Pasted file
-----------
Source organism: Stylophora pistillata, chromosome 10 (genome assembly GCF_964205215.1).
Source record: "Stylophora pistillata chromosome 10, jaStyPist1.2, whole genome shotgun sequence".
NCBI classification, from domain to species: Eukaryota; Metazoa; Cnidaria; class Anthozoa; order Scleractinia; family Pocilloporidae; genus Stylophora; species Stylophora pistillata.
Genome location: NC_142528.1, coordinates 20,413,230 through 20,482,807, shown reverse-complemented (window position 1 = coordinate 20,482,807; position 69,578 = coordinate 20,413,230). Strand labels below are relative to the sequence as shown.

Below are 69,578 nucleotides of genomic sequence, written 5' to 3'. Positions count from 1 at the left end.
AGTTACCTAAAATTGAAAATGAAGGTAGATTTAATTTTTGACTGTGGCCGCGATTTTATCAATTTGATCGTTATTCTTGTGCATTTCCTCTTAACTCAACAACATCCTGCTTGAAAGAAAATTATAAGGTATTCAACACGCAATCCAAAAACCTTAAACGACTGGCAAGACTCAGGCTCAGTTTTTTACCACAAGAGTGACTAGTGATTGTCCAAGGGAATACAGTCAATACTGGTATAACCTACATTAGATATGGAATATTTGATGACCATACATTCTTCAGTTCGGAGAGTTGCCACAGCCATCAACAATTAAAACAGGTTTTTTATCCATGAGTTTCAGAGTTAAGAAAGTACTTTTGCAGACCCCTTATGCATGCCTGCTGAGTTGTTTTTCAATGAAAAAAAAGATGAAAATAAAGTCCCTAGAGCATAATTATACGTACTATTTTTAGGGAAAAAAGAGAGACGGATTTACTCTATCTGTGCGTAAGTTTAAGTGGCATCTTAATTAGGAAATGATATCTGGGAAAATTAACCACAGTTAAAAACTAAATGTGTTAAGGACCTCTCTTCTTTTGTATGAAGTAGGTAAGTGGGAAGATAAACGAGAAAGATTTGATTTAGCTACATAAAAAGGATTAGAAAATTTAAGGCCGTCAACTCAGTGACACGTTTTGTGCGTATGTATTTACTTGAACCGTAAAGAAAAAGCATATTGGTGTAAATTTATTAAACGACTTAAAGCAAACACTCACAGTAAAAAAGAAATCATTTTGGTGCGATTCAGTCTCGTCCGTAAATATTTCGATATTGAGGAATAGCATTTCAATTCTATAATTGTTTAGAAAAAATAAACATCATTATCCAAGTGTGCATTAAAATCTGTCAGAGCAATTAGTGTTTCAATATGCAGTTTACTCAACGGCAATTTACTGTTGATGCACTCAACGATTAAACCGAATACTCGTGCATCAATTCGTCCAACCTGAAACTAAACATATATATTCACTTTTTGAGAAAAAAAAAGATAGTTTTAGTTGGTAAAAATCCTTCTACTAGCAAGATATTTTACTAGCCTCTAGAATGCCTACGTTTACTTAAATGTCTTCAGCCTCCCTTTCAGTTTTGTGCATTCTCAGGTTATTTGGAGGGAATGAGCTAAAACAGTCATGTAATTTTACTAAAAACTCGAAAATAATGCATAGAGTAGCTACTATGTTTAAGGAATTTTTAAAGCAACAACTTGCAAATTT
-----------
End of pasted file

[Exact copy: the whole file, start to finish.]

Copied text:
Source organism: Stylophora pistillata, chromosome 10 (genome assembly GCF_964205215.1).
Source record: "Stylophora pistillata chromosome 10, jaStyPist1.2, whole genome shotgun sequence".
NCBI classification, from domain to species: Eukaryota; Metazoa; Cnidaria; class Anthozoa; order Scleractinia; family Pocilloporidae; genus Stylophora; species Stylophora pistillata.
Genome location: NC_142528.1, coordinates 20,413,230 through 20,482,807, shown reverse-complemented (window position 1 = coordinate 20,482,807; position 69,578 = coordinate 20,413,230). Strand labels below are relative to the sequence as shown.

Below are 69,578 nucleotides of genomic sequence, written 5' to 3'. Positions count from 1 at the left end.
AGTTACCTAAAATTGAAAATGAAGGTAGATTTAATTTTTGACTGTGGCCGCGATTTTATCAATTTGATCGTTATTCTTGTGCATTTCCTCTTAACTCAACAACATCCTGCTTGAAAGAAAATTATAAGGTATTCAACACGCAATCCAAAAACCTTAAACGACTGGCAAGACTCAGGCTCAGTTTTTTACCACAAGAGTGACTAGTGATTGTCCAAGGGAATACAGTCAATACTGGTATAACCTACATTAGATATGGAATATTTGATGACCATACATTCTTCAGTTCGGAGAGTTGCCACAGCCATCAACAATTAAAACAGGTTTTTTATCCATGAGTTTCAGAGTTAAGAAAGTACTTTTGCAGACCCCTTATGCATGCCTGCTGAGTTGTTTTTCAATGAAAAAAAAGATGAAAATAAAGTCCCTAGAGCATAATTATACGTACTATTTTTAGGGAAAAAAGAGAGACGGATTTACTCTATCTGTGCGTAAGTTTAAGTGGCATCTTAATTAGGAAATGATATCTGGGAAAATTAACCACAGTTAAAAACTAAATGTGTTAAGGACCTCTCTTCTTTTGTATGAAGTAGGTAAGTGGGAAGATAAACGAGAAAGATTTGATTTAGCTACATAAAAAGGATTAGAAAATTTAAGGCCGTCAACTCAGTGACACGTTTTGTGCGTATGTATTTACTTGAACCGTAAAGAAAAAGCATATTGGTGTAAATTTATTAAACGACTTAAAGCAAACACTCACAGTAAAAAAGAAATCATTTTGGTGCGATTCAGTCTCGTCCGTAAATATTTCGATATTGAGGAATAGCATTTCAATTCTATAATTGTTTAGAAAAAATAAACATCATTATCCAAGTGTGCATTAAAATCTGTCAGAGCAATTAGTGTTTCAATATGCAGTTTACTCAACGGCAATTTACTGTTGATGCACTCAACGATTAAACCGAATACTCGTGCATCAATTCGTCCAACCTGAAACTAAACATATATATTCACTTTTTGAGAAAAAAAAAGATAGTTTTAGTTGGTAAAAATCCTTCTACTAGCAAGATATTTTACTAGCCTCTAGAATGCCTACGTTTACTTAAATGTCTTCAGCCTCCCTTTCAGTTTTGTGCATTCTCAGGTTATTTGGAGGGAATGAGCTAAAACAGTCATGTAATTTTACTAAAAACTCGAAAATAATGCATAGAGTAGCTACTATGTTTAAGGAATTTTTAAAGCAACAACTTGCAAATTT